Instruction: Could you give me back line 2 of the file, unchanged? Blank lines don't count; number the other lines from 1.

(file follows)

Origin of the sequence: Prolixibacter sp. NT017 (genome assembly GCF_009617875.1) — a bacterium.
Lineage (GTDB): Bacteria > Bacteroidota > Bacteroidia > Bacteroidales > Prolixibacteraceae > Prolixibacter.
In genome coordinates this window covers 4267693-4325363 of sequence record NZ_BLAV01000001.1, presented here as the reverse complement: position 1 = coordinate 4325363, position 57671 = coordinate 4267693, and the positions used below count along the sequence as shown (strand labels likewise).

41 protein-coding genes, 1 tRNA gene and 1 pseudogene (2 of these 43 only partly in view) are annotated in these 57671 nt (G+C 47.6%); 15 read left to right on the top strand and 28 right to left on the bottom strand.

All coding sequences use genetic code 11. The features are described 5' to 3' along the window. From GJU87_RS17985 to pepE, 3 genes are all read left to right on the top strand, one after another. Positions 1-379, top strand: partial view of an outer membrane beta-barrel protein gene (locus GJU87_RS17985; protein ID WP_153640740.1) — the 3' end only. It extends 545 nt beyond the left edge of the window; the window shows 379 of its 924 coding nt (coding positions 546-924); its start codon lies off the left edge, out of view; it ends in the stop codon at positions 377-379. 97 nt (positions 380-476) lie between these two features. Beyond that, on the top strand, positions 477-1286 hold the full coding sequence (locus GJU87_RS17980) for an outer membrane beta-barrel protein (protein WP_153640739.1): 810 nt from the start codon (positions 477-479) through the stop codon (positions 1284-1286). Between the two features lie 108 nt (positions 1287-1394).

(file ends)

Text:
Lineage (GTDB): Bacteria > Bacteroidota > Bacteroidia > Bacteroidales > Prolixibacteraceae > Prolixibacter.